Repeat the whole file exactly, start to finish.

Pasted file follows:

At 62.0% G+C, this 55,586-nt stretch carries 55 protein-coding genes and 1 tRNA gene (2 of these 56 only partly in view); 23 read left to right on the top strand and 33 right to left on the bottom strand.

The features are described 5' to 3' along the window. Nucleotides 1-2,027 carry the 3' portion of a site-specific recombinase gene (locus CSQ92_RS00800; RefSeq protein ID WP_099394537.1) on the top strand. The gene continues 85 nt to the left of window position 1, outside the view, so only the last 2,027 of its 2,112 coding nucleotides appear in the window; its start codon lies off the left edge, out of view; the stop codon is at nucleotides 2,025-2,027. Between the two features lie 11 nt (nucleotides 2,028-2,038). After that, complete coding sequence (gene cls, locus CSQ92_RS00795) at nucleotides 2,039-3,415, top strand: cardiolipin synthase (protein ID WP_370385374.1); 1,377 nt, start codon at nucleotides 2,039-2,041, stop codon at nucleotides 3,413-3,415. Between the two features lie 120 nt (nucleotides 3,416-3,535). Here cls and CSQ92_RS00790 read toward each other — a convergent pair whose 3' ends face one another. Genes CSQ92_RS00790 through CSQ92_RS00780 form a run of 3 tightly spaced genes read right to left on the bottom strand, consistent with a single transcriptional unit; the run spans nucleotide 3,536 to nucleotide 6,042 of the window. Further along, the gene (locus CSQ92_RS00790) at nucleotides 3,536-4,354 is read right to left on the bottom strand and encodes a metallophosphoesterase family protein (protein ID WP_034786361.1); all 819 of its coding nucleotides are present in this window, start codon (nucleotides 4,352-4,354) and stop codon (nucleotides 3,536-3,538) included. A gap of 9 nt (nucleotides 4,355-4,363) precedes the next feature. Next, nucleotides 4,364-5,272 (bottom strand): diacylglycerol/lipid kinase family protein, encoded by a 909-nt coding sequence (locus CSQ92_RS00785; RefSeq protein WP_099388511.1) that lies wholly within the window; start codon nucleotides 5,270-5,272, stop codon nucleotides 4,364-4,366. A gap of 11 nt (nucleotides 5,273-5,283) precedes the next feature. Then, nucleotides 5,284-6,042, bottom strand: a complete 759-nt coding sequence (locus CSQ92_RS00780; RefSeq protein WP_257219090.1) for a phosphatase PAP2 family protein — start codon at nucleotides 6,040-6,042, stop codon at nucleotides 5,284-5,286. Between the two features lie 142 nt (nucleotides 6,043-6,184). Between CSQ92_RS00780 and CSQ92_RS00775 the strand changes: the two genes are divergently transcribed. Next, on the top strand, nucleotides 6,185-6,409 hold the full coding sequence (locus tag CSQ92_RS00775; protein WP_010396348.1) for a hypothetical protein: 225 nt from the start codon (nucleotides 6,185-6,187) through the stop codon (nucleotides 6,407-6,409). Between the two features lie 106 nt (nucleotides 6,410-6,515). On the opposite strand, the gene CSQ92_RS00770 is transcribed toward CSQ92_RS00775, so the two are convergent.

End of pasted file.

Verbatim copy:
At 62.0% G+C, this 55,586-nt stretch carries 55 protein-coding genes and 1 tRNA gene (2 of these 56 only partly in view); 23 read left to right on the top strand and 33 right to left on the bottom strand.

The features are described 5' to 3' along the window. Nucleotides 1-2,027 carry the 3' portion of a site-specific recombinase gene (locus CSQ92_RS00800; RefSeq protein ID WP_099394537.1) on the top strand. The gene continues 85 nt to the left of window position 1, outside the view, so only the last 2,027 of its 2,112 coding nucleotides appear in the window; its start codon lies off the left edge, out of view; the stop codon is at nucleotides 2,025-2,027. Between the two features lie 11 nt (nucleotides 2,028-2,038). After that, complete coding sequence (gene cls, locus CSQ92_RS00795) at nucleotides 2,039-3,415, top strand: cardiolipin synthase (protein ID WP_370385374.1); 1,377 nt, start codon at nucleotides 2,039-2,041, stop codon at nucleotides 3,413-3,415. Between the two features lie 120 nt (nucleotides 3,416-3,535). Here cls and CSQ92_RS00790 read toward each other — a convergent pair whose 3' ends face one another. Genes CSQ92_RS00790 through CSQ92_RS00780 form a run of 3 tightly spaced genes read right to left on the bottom strand, consistent with a single transcriptional unit; the run spans nucleotide 3,536 to nucleotide 6,042 of the window. Further along, the gene (locus CSQ92_RS00790) at nucleotides 3,536-4,354 is read right to left on the bottom strand and encodes a metallophosphoesterase family protein (protein ID WP_034786361.1); all 819 of its coding nucleotides are present in this window, start codon (nucleotides 4,352-4,354) and stop codon (nucleotides 3,536-3,538) included. A gap of 9 nt (nucleotides 4,355-4,363) precedes the next feature. Next, nucleotides 4,364-5,272 (bottom strand): diacylglycerol/lipid kinase family protein, encoded by a 909-nt coding sequence (locus CSQ92_RS00785; RefSeq protein WP_099388511.1) that lies wholly within the window; start codon nucleotides 5,270-5,272, stop codon nucleotides 4,364-4,366. A gap of 11 nt (nucleotides 5,273-5,283) precedes the next feature. Then, nucleotides 5,284-6,042, bottom strand: a complete 759-nt coding sequence (locus CSQ92_RS00780; RefSeq protein WP_257219090.1) for a phosphatase PAP2 family protein — start codon at nucleotides 6,040-6,042, stop codon at nucleotides 5,284-5,286. Between the two features lie 142 nt (nucleotides 6,043-6,184). Between CSQ92_RS00780 and CSQ92_RS00775 the strand changes: the two genes are divergently transcribed. Next, on the top strand, nucleotides 6,185-6,409 hold the full coding sequence (locus tag CSQ92_RS00775; protein WP_010396348.1) for a hypothetical protein: 225 nt from the start codon (nucleotides 6,185-6,187) through the stop codon (nucleotides 6,407-6,409). Between the two features lie 106 nt (nucleotides 6,410-6,515). On the opposite strand, the gene CSQ92_RS00770 is transcribed toward CSQ92_RS00775, so the two are convergent.